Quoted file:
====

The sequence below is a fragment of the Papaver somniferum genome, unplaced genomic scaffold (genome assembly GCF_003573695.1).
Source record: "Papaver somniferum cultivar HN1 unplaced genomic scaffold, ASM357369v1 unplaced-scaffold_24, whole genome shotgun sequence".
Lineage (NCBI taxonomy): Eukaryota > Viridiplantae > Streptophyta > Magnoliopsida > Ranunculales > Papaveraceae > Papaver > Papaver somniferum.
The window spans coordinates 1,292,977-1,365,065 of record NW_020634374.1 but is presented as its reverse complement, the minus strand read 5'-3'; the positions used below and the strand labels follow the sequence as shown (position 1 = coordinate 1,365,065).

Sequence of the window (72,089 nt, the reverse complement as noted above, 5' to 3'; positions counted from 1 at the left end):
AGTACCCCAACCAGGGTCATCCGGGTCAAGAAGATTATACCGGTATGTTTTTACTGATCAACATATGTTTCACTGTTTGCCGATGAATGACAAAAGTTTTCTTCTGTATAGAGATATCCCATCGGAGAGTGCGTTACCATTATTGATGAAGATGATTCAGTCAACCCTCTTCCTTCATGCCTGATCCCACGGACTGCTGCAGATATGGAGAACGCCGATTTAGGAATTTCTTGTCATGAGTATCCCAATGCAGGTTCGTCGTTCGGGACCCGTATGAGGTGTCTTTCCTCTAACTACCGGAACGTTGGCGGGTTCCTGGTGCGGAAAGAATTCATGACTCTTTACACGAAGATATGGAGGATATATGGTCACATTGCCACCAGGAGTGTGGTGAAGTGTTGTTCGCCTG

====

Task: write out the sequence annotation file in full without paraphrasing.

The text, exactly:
The sequence below is a fragment of the Papaver somniferum genome, unplaced genomic scaffold (genome assembly GCF_003573695.1).
Source record: "Papaver somniferum cultivar HN1 unplaced genomic scaffold, ASM357369v1 unplaced-scaffold_24, whole genome shotgun sequence".
Lineage (NCBI taxonomy): Eukaryota > Viridiplantae > Streptophyta > Magnoliopsida > Ranunculales > Papaveraceae > Papaver > Papaver somniferum.
The window spans coordinates 1,292,977-1,365,065 of record NW_020634374.1 but is presented as its reverse complement, the minus strand read 5'-3'; the positions used below and the strand labels follow the sequence as shown (position 1 = coordinate 1,365,065).

Sequence of the window (72,089 nt, the reverse complement as noted above, 5' to 3'; positions counted from 1 at the left end):
AGTACCCCAACCAGGGTCATCCGGGTCAAGAAGATTATACCGGTATGTTTTTACTGATCAACATATGTTTCACTGTTTGCCGATGAATGACAAAAGTTTTCTTCTGTATAGAGATATCCCATCGGAGAGTGCGTTACCATTATTGATGAAGATGATTCAGTCAACCCTCTTCCTTCATGCCTGATCCCACGGACTGCTGCAGATATGGAGAACGCCGATTTAGGAATTTCTTGTCATGAGTATCCCAATGCAGGTTCGTCGTTCGGGACCCGTATGAGGTGTCTTTCCTCTAACTACCGGAACGTTGGCGGGTTCCTGGTGCGGAAAGAATTCATGACTCTTTACACGAAGATATGGAGGATATATGGTCACATTGCCACCAGGAGTGTGGTGAAGTGTTGTTCGCCTG